Elegy Before Death

Cecil Day-Lewis, October 1952

Come to the orangery. Sit down awhile.
The sun is setting: the verandah frames
An illuminated leaf of Italy.
Gold and green and blue, stroke upon stroke,
Seem to tell what nature and man could make of it
If only their marriage were made in heaven. But see,
Even as we hold the picture,
The colors are fading already, the lines collapsing
Fainting into the dream they soon will be.

Again? Again we are baffled who have sought
So long in a melting Now the formula
Of Always. There is no fast dye. Always? –
That is the word the sirens sing
On bone island. Oh stop your ears, and stop
All this vain peering through the haze,
The fortunate haze wherein we change and ripen,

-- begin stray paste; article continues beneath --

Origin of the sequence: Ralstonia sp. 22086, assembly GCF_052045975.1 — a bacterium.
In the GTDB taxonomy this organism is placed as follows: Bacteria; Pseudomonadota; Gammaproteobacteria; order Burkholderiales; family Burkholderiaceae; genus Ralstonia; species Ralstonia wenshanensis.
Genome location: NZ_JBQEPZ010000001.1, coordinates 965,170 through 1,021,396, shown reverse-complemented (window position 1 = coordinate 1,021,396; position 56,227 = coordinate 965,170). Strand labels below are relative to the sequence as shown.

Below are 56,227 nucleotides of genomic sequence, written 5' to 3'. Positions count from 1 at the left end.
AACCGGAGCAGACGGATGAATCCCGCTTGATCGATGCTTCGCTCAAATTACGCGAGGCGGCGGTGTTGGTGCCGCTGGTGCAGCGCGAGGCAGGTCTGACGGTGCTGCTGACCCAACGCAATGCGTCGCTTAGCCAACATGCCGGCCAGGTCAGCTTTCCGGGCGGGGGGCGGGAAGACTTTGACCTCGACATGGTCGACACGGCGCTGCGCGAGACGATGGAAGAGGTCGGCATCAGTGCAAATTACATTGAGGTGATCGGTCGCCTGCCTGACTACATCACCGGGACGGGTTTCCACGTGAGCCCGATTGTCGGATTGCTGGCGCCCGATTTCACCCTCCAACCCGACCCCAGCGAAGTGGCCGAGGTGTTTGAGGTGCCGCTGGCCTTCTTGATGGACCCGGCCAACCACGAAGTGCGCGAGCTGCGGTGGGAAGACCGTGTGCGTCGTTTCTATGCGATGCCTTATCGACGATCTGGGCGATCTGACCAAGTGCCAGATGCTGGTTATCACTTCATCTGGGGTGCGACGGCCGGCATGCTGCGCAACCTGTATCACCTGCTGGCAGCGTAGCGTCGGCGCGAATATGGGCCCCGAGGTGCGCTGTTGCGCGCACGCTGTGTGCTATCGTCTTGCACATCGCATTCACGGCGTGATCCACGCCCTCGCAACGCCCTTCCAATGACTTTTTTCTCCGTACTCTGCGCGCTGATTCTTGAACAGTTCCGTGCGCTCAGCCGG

And never mind for what. Let us even embrace
The shadows wheeling away our windfall days.

Again again again, the frogs are screeling
Down by the lilypond. Listen! I’ll echo them –
Gain gain gain … Could we compel
One grain of one vanishing moment to deliver
Its golden ghost, loss would be gain
And Love step naked from illusion’s shell.
Did we but dare to see it,
All things to us, you and I to each other,
Stand in this naked potency of farewell.

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